The Dodgers’ bullpen faced quite a few injuries in the 2018 season, along with the occasional hiccup here and there. Now that the 2019 off-season free agency is open, the front office of the Dodgers has a lot to think about.
The catcher and second basemen position are obviously top priorities, but the pitching side could also use some help. There are a lot of big names on the market this off-season, and Friedman and company are ready to spend the money necessary.
Kelvin Herrera, RHP
The 28-year-old, hard-throwing, right-hander has made a name for himself as a dominant bullpen piece. During his 8 year’s thus far, his career ERA currently sits at 2.82. His four-seam fastball is nothing special, but as a hitter, if you can’t keep up with it, there’s not much of a chance. Herrera uses his fastball nearly 70% of the time, which leads to his nasty change that is used 20% of the time.
|2011||Royals||71.9% (96.2)||9.4% (80.0)||18.8% (83.3)|
|2012||Royals||64.6% (98.5)||0.1% (90.0)||6.6% (81.0)||28.7% (86.9)||1.9%|
|2013||Royals||68.0% (98.2)||0.1% (88.0)||7.3% (81.0)||24.7% (87.1)||0.8%|
|2014||Royals||74.5% (98.1)||6.2% (81.2)||19.3% (89.4)|
|2015||Royals||76.3% (98.1)||4.1% (87.8)||1.8% (81.1)||17.8% (89.6)||0.3%|
|2016||Royals||60.2% (97.1)||15.9% (83.1)||5.2% (80.6)||18.6% (88.7)|
|2017||Royals||66.9% (97.5)||16.2% (88.2)||16.9% (90.4)||0.8%|
|2018||2 Teams||63.8% (96.5)||18.8% (80.8)||0.1% (76.0)||17.2% (88.3)|
|Total||– – –||68.0% (97.8)||7.0% (84.5)||4.2% (81.0)||20.8% (88.4)||0.6%|
Herrera has spent a majority of his career in Kansas City. The reliever was shipped to the nation’s capital back in June in exchange for a few minor leaguers. The Nationals knew they were receiving a key bullpen piece. Herrera has yet to turn 30 years old, and the velocity and other variety of pitches are still being used to his advantage. Not very tall, standing at 5 foot 10 inches, looks to his lower body to give him a majority of that power for his fastball.
Pedro Baez is the first person that comes to mind when I think of Kelvin Herrera. Pedro Baez stands at just six feet tall and built similar to Herrera. They both have great command and throw that four-seam very hard. I believe both of these guys are can be used in similar roles. Herrera would be a healthy addition to this Dodgers bullpen.
Justin Wilson, LHP
Justin Wilson was the Dodgers 37th round draft choice way back in the 2005 amateur draft. Wilson decided to attend Fresno State instead and was later drafted by the Pirates just 3 years later in the 2008 amateur draft in the 5th round. The lefty has never owned numbers that’ll grab your attention. Wilson spent the last season and a half with the Chicago Cubs, after being traded from Detroit just a season ago.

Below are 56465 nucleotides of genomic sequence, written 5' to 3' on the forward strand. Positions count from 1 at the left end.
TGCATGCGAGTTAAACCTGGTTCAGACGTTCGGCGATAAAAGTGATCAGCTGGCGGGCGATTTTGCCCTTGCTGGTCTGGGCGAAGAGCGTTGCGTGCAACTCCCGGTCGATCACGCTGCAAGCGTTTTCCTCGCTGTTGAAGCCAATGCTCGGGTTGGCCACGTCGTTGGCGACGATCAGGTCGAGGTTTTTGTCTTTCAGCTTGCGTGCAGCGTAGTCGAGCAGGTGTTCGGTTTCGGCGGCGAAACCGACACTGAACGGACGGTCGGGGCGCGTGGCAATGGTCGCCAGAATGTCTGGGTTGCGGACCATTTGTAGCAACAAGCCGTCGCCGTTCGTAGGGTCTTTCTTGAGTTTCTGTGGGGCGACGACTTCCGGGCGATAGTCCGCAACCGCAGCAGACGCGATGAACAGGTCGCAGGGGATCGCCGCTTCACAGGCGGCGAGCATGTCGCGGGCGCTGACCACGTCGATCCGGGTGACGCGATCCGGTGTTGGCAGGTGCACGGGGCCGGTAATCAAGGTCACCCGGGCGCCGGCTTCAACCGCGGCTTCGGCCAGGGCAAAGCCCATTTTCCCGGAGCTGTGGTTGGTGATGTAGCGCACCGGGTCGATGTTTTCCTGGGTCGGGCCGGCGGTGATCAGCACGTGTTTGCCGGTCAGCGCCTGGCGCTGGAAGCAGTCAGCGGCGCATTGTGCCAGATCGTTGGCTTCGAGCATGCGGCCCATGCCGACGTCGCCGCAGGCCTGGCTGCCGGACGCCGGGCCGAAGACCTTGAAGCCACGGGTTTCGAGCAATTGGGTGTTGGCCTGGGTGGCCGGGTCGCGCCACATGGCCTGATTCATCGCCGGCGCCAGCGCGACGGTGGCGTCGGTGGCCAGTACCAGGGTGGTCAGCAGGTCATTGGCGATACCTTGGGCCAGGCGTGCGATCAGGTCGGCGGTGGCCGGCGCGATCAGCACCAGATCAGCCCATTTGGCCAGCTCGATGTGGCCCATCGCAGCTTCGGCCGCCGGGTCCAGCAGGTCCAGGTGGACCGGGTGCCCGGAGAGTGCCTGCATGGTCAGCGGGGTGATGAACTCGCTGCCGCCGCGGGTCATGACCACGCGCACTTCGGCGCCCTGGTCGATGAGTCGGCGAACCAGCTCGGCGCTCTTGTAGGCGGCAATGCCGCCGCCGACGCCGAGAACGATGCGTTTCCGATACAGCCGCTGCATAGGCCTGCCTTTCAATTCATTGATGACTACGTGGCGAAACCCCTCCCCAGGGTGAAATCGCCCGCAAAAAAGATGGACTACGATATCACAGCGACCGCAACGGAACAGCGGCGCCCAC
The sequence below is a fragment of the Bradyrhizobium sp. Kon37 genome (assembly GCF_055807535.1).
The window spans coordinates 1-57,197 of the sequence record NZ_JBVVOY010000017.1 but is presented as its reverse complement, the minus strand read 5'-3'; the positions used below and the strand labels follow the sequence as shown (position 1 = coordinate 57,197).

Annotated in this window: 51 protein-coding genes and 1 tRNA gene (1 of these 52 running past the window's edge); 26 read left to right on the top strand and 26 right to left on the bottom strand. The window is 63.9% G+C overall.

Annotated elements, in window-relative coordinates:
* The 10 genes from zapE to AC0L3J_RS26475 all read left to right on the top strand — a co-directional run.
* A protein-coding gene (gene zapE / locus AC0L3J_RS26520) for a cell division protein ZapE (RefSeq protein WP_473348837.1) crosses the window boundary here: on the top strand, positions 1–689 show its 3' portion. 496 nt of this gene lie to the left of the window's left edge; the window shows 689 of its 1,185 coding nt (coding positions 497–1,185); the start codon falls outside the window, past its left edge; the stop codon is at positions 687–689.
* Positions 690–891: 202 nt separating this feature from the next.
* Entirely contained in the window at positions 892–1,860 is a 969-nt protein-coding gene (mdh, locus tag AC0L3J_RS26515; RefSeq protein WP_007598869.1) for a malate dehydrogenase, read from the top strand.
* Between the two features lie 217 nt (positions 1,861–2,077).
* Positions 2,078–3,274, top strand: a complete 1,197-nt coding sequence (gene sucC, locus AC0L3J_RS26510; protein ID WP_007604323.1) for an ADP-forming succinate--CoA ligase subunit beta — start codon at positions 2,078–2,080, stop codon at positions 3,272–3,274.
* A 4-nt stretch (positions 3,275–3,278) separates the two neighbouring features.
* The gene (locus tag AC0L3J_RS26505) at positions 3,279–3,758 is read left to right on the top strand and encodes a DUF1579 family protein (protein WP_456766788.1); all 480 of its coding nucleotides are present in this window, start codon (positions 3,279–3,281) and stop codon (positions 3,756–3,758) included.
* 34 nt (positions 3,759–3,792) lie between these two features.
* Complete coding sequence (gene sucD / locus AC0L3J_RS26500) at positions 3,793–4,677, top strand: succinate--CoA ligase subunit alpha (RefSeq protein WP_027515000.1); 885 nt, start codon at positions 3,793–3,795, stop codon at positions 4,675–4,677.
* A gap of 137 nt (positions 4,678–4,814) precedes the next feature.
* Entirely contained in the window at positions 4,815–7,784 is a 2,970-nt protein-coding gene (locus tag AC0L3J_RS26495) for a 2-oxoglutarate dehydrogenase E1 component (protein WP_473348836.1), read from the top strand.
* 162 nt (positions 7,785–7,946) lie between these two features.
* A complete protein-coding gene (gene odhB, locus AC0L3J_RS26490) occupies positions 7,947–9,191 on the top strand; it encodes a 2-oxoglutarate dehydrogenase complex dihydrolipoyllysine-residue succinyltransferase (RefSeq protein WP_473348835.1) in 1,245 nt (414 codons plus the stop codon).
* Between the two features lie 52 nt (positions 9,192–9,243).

Here are Wilson’s splits facing RHB/LHB:
Wilson appeared in 71 games in 2018 with the Cubs, his second most appearances in his career, which is 74 games. Picking up Wilson wouldn’t cost the Dodgers much at all. Last year, his deal with the Cubs was 1 year/$4.25 million. With the possibility of Ferguson and Alexander returning to the bullpen for the 2019 season, it’ll be interesting to see if the front office attacks and steals a lefty from the market.
Wilson could be used in a role similar to Scott Alexander’s. Wilson is known as a lefty specialist, and it would be nice to have two guys in the bullpen that could get that type of job done.
Yes, I know. I’m sure some of you may dislike Joe Kelly. Not only because of how dominant he was facing the Dodgers in the 2018 World Series but for his actions back in the 2013 NLCS as well. Joe Kelly plunked star shortstop Hanley Ramirez in game one of the NLCS, limiting Han-Ram for the rest of the series. The Dodgers went on to lose the series in six games.
But anyways, let bygones be bygones. Joe Kelly has implemented himself as one of the hardest throwing relievers in the game of baseball. Both him and Nathan Eovaldi, alongside Kimbrel, shut down everyone in their way as they made their run to a World Series championship. At six foot one inch, Kelly doesn’t have much meat to his bones, weighing in at just 190 pounds. But don’t judge a book by it’s cover.
|2012||Cardinals||69.3% (94.4)||14.2% (81.4)||3.8% (79.3)||12.7% (84.6)||0.3%|
|2013||Cardinals||67.0% (94.9)||10.6% (83.5)||8.2% (78.0)||14.2% (84.8)||0.8%|
|2014||2 Teams||65.7% (94.7)||5.6% (86.4)||17.4% (79.1)||11.3% (83.9)||0.1%|
|2015||Red Sox||65.6% (95.4)||14.0% (85.8)||9.4% (79.6)||11.1% (84.9)|
|2016||Red Sox||65.8% (96.3)||15.0% (87.8)||13.4% (82.6)||5.8% (85.2)|
|2017||Red Sox||63.8% (99.0)||14.8% (89.6)||19.0% (84.1)||2.3% (86.3)||0.1%|
|2018||Red Sox||55.4% (98.1)||14.9% (88.0)||18.6% (84.4)||11.1% (87.7)|
|Total||– – –||65.1% (95.7)||12.4% (85.6)||11.7% (81.1)||10.7% (85.1)||0.2%|
Another upside to Joe Kelly is knowing he can give you more than just one inning if needed. Joe Kelly is a former starting pitcher back in his days with St. Louis.
The 2018 season was Kelly’s 4th with the Boston Red Sox. As you can see from the table above, his fastball has increased drastically as the years go on. Now at thirty years old, Joe Kelly is throwing as hard as he has in his entire career. His two breaking balls, slider, and curveball also play a huge impact on how he deals with certain hitters. His season ERA of 4.39 may throw some teams off, but Kelly is one of the better relievers on the market this offseason.
Oh by the way, Scott Van Slyke won the stand-off with Joe Kelly.
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